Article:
If you’ve had the opportunity to order and enjoy a craft beer in the state of Colorado within the past 15 years, chances are Rick Abitol had something major to do with brewing it. He begins by explaining that the road wasn’t always easy in the beginning; he has worked multiple jobs at the same time as owning a business, at multiple times throughout his career in order to become successful.

A computer technician by trade, Rick started brewing beer back in the late 90’s. He says that he was bit by the home brewing bug severely early on. After gaining a few years of experience brewing for Golden City Brewery and Twisted Pine, by 2001 Rick was a brewmaster working for Rock Bottom Brewery, a position that lasted eight years until the company was then bought out by Craft Works.

Growing tired of working so hard for others while having to constantly readjust to always changing rules, 2012 is when Rick decided to be his own boss again by opening Wheat Ridge’s first microbrewery, Brewery Rickoli. He knew he had an original idea; make gluten free beer that tastes good so everyone can enjoy. Their trick is using a special enzyme, available to all brewers, which when added during the brewing process breaks down any gluten without affecting the flavor of the beer.

It wasn’t long before Rick found himself working with arguably one of the oldest, best and original brewing companies in America. In 2013, Brewery Rickoli was selected for Sam Adam’s Brewing the Dreams program. To be eligible, they filled out all required paper work as well as submitted a 300 word essay. Once they sent in their application, within a few weeks, they received a response that they won! They were flown to Boston, Massachusetts to meet with the brewmaster at Sam Adams where they created a collaboration beer and received additional advice on brewing.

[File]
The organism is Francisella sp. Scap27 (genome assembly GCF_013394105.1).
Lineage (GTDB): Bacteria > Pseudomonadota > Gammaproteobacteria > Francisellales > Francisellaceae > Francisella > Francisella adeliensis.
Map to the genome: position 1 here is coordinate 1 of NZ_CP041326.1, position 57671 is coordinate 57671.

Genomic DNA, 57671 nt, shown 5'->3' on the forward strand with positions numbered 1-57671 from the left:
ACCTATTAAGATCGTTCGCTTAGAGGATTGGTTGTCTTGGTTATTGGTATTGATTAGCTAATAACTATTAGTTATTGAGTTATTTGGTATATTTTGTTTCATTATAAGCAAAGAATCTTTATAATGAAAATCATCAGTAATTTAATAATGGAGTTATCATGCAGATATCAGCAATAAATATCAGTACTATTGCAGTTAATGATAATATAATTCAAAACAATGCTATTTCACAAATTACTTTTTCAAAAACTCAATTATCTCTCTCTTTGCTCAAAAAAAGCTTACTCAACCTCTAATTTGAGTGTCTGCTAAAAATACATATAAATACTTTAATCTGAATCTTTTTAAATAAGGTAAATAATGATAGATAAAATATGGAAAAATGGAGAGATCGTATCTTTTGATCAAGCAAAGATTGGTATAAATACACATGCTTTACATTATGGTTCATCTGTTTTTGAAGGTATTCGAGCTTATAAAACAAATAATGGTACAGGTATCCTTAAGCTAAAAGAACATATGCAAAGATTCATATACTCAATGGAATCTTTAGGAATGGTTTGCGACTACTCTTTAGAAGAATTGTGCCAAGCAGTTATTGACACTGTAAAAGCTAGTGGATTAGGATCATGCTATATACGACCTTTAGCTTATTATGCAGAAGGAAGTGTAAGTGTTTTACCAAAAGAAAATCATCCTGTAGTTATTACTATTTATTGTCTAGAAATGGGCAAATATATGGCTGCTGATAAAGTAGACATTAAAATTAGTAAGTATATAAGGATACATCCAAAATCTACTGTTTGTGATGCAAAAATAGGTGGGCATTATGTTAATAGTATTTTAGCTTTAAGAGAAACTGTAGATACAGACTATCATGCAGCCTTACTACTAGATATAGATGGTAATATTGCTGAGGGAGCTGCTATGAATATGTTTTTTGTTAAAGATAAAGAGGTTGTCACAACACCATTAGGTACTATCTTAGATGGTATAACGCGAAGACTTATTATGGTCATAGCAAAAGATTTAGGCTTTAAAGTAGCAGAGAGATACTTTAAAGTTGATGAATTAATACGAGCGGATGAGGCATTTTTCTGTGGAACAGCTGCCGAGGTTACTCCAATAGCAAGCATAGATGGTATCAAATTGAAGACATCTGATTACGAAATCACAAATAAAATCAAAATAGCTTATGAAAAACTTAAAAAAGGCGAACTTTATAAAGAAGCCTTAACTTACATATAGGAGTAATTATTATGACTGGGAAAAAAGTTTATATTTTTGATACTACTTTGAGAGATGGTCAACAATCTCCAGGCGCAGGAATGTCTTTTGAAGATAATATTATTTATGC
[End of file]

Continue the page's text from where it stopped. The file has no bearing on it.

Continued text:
Tell me about Brewery Rickoli – What got you or the business started, and how did the idea for your business come about and when did you start?
I started brewing in the 90’s, and then by 2000 I became a professional brewer. I used to be a computer tech at my own computer rental business but once I found beer, I just kind of… Well I don’t know, I just ignored the business and then lost it [laughs] because I became so busy brewing beer. In 2001, I had already started working part time as a brewmaster, and I was declaring bankruptcy at my own business at the same time, so it made it cheaper to work actually, I didn’t have to have so much money to pay my bills. So that’s when I started working odd jobs as a brewer. I worked at Golden City Brewery, for 3 years, I used to help out at the twisted pine, and I used to live in pueblo for a couple years. When I was working in golden city I started working part time at the Denver Chop House and the Chop House is owned by Rock Bottom. I eventually got on with Rock Bottom and became a head brewer for them which lasted about 8 years, and then when they sold the business to a company called Craft Works, which I saw as kind of my exit point because things like the culture was changing, so that’s when I started my own brewery, only to realize that we had no money, but it was a great idea!

So my spark for wanting to start and what I’m doing is basically I didn’t want tow rok for other people anymore. I didn’t like how people kept coming in and changing the rules and I wanted to work for myself. So I knew how to brew great beer and I wnted to share that. I’d also been kind of keep9ng this thing under my head where I’m using an enzyme that breaks down the glutin in a lot of beers, so it might sound like quite the process but I can still make my great beer and add this enzyme to it and not change it, therefore making it more accessible while keeping the quality high.

With 300 breweries in the state, you have to do something that’s going to differentiate you. There are a lot of folks out there who can’t drink beer because of the gluten and they don’t want to drink cider or hard liquor, and they really miss beer, so that’s what we’re here for.